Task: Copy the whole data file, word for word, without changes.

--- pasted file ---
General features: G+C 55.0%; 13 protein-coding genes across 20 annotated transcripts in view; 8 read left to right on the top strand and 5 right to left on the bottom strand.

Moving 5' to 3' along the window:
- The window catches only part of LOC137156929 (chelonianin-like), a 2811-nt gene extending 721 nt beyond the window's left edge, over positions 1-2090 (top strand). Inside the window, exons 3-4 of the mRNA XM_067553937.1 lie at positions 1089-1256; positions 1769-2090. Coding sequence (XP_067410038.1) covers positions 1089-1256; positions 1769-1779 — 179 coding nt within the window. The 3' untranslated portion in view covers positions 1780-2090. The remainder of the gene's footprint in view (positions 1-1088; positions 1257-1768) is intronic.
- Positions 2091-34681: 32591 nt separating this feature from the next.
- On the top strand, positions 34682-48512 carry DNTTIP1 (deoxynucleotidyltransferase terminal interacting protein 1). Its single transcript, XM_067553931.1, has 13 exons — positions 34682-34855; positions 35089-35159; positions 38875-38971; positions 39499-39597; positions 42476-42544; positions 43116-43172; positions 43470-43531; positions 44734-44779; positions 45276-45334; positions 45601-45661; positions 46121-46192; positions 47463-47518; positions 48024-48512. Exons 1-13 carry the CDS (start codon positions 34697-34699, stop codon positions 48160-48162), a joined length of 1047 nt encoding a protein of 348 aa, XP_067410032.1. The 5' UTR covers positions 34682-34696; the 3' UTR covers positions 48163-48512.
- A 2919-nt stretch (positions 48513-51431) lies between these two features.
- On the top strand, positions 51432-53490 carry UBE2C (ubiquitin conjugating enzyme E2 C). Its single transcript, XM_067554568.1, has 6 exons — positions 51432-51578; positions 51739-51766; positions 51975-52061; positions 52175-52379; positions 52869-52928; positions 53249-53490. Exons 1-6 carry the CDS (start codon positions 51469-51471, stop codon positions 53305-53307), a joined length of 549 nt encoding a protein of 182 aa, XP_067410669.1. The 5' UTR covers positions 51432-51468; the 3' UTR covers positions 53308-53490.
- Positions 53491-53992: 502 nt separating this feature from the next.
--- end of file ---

General features: G+C 55.0%; 13 protein-coding genes across 20 annotated transcripts in view; 8 read left to right on the top strand and 5 right to left on the bottom strand.

Moving 5' to 3' along the window:
- The window catches only part of LOC137156929 (chelonianin-like), a 2811-nt gene extending 721 nt beyond the window's left edge, over positions 1-2090 (top strand). Inside the window, exons 3-4 of the mRNA XM_067553937.1 lie at positions 1089-1256; positions 1769-2090. Coding sequence (XP_067410038.1) covers positions 1089-1256; positions 1769-1779 — 179 coding nt within the window. The 3' untranslated portion in view covers positions 1780-2090. The remainder of the gene's footprint in view (positions 1-1088; positions 1257-1768) is intronic.
- Positions 2091-34681: 32591 nt separating this feature from the next.
- On the top strand, positions 34682-48512 carry DNTTIP1 (deoxynucleotidyltransferase terminal interacting protein 1). Its single transcript, XM_067553931.1, has 13 exons — positions 34682-34855; positions 35089-35159; positions 38875-38971; positions 39499-39597; positions 42476-42544; positions 43116-43172; positions 43470-43531; positions 44734-44779; positions 45276-45334; positions 45601-45661; positions 46121-46192; positions 47463-47518; positions 48024-48512. Exons 1-13 carry the CDS (start codon positions 34697-34699, stop codon positions 48160-48162), a joined length of 1047 nt encoding a protein of 348 aa, XP_067410032.1. The 5' UTR covers positions 34682-34696; the 3' UTR covers positions 48163-48512.
- A 2919-nt stretch (positions 48513-51431) lies between these two features.
- On the top strand, positions 51432-53490 carry UBE2C (ubiquitin conjugating enzyme E2 C). Its single transcript, XM_067554568.1, has 6 exons — positions 51432-51578; positions 51739-51766; positions 51975-52061; positions 52175-52379; positions 52869-52928; positions 53249-53490. Exons 1-6 carry the CDS (start codon positions 51469-51471, stop codon positions 53305-53307), a joined length of 549 nt encoding a protein of 182 aa, XP_067410669.1. The 5' UTR covers positions 51432-51468; the 3' UTR covers positions 53308-53490.
- Positions 53491-53992: 502 nt separating this feature from the next.